I grew up in a mosque community, and some of my dearest and closest childhood friends come from that community. However, as I grew to understand life and its complexities around me, I realized that the kinds of experiences, critical thinking, and diversity I want my kids to understand and appreciate were hard to find at the traditional suburban mosque or Sunday school.  … so we essentially started our own ‘alternative’ Islamic studies program for the kids on Friday evenings.

What makes attending mosque difficult?

Many mosques, unfortunately, do not have a friendly demeanor toward women, and there is a lot of religious policing that goes on at mosques that I don’t find productive. (For example: Your pants are too tight, your shirt isn’t long enough, your hair is showing through your scarf, etc.).

How do you practice your faith without attending a mosque?

Going to a mosque regularly is not obligatory for women. In other words, leaving the mosque, or not being affiliated with one specific mosque, is not equivalent to leaving Islam. So while I never left Islam, I do not regularly attend a mosque.  Islam is a very private and personal religion in addition to one of congregation. Women can easily perform their five daily prayers and worship from home. I do attend the Eid prayers (our two holidays), but because I also live very close to a university, I generally attend the prayers on campus and not at a mosque.

You spoke about recent scholarship about early women leaders in Islam. Can you give some examples?

… [T]he examples that stick out for me: the Prophet’s [Mohammed] wife Aisha, may God be pleased with her, trained many of the greatest imams in the next generation after his death. She narrated hundreds and hundreds of hadith (prophetic traditions and sayings of the Prophet) and even led and army and issued legal opinions.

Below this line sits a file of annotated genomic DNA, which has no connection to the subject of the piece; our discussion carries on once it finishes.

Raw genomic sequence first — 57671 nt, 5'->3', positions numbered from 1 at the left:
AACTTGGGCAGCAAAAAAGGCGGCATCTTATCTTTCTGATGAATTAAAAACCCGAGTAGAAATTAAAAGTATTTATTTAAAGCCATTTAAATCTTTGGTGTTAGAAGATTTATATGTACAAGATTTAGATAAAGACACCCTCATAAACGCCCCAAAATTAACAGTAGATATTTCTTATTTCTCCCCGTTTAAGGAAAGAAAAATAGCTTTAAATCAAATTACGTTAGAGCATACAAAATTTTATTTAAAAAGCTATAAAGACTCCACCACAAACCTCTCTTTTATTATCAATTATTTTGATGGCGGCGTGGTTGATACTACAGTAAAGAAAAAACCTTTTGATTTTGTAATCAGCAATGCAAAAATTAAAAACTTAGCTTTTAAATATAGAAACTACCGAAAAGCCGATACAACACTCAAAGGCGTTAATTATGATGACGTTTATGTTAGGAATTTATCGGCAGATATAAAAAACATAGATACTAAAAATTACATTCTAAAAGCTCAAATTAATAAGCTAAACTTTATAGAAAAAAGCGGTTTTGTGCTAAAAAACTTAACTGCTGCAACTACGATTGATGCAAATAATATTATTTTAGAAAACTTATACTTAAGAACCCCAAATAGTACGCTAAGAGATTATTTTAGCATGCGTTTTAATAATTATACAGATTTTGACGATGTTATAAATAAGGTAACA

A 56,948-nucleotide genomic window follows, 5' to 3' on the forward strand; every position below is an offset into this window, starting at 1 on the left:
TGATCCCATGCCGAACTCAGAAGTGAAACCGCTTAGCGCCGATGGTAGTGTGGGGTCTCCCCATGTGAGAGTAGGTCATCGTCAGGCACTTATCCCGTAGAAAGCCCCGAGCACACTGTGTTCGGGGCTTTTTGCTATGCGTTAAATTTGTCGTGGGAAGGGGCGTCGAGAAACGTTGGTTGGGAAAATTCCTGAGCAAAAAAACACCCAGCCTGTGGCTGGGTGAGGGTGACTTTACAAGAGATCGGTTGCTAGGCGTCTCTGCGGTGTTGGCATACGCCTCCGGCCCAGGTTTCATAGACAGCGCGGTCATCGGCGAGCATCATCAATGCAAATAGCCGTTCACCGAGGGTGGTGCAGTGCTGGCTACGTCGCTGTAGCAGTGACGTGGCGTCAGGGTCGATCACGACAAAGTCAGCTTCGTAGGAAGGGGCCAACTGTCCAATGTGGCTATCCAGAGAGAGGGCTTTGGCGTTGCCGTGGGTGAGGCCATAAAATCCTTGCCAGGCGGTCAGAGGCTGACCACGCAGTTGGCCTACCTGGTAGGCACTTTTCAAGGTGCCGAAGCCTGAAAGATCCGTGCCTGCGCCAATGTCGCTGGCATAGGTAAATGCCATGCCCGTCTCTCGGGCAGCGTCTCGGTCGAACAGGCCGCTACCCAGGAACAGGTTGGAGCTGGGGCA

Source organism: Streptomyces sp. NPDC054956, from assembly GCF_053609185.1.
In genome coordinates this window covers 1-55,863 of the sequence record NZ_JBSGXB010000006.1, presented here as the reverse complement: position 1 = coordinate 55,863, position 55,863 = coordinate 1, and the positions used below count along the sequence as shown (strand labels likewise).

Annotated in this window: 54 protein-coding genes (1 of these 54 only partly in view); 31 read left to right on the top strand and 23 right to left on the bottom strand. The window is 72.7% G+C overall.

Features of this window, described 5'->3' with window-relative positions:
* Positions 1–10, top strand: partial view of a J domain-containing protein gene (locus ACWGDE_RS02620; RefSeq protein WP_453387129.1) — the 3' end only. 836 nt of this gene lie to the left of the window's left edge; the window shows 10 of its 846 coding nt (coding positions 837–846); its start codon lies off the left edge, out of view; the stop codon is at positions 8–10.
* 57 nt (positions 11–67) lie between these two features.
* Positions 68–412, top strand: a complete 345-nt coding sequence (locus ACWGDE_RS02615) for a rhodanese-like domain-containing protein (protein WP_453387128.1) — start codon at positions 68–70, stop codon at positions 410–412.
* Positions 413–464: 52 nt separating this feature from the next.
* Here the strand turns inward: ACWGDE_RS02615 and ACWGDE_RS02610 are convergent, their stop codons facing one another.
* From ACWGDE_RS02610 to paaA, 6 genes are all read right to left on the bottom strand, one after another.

[Mohammed’s first wife] Khadijah ran a caravan business in Mecca. A wealthy and successful trader, she was also a twice-widowed single mother, 15 years Mohammed’s senior, and his boss.

Seventh-century jurist and scholar Ummal-Darda taught jurisprudence in the mosques of Damascus and Jerusalem; her students were men, women and even the caliph.

Fatimah al-Fihri founded the first university in the world, in Fes, Morocco called the Qarawiyyin.

Fourteenth-century scholar Fatimah al-Bataihiyyah taught both men and women in the Prophet’s mosque in Madina, and people would travel to learn from her.

Are there examples of present-day oppression of woman in Islam (wearing the burka, female education, etc.) attributed to the Quran/Mohammed that simply aren’t true?

Wearing the burka or hijab (scarf) isn’t inherently oppressive. In fact, many women find it a way to express their commitment to modesty and their faith. Many women find it very empowering and liberating. Others do it simply because God asked them to.